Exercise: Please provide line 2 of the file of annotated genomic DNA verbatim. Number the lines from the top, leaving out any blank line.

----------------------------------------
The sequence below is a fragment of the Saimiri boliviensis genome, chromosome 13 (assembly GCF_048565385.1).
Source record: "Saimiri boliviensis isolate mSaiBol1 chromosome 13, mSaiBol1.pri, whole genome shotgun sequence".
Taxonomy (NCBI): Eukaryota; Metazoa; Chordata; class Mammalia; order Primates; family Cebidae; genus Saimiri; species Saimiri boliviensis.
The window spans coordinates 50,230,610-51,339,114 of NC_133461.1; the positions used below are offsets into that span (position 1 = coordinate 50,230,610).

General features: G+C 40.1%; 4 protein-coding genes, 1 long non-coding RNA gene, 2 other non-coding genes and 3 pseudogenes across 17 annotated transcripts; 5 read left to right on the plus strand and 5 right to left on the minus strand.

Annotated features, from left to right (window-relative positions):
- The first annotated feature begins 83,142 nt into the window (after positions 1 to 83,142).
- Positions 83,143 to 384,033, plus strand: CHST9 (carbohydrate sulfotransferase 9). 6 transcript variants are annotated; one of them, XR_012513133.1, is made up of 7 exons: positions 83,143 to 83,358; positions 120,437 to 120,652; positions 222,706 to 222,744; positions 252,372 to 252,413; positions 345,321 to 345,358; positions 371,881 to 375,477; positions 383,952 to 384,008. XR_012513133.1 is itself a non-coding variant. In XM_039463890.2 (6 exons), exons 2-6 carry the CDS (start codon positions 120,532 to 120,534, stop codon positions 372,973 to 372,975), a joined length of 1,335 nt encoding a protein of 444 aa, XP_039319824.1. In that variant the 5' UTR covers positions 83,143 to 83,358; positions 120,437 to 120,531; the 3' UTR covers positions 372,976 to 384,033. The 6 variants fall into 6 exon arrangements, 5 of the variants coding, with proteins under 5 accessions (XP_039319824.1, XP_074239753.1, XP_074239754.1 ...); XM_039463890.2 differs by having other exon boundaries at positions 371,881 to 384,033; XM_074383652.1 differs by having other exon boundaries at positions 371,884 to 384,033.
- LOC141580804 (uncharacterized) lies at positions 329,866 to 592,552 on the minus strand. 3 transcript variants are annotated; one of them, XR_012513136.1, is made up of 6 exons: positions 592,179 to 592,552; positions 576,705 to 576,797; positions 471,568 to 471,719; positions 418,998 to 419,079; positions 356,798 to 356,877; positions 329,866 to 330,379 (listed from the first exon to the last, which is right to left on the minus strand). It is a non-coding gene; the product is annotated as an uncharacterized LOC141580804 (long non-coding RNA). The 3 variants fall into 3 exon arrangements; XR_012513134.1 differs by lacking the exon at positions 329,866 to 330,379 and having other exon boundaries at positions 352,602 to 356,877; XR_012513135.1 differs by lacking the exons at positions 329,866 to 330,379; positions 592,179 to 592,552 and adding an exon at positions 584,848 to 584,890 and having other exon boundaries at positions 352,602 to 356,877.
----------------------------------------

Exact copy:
Source record: "Saimiri boliviensis isolate mSaiBol1 chromosome 13, mSaiBol1.pri, whole genome shotgun sequence".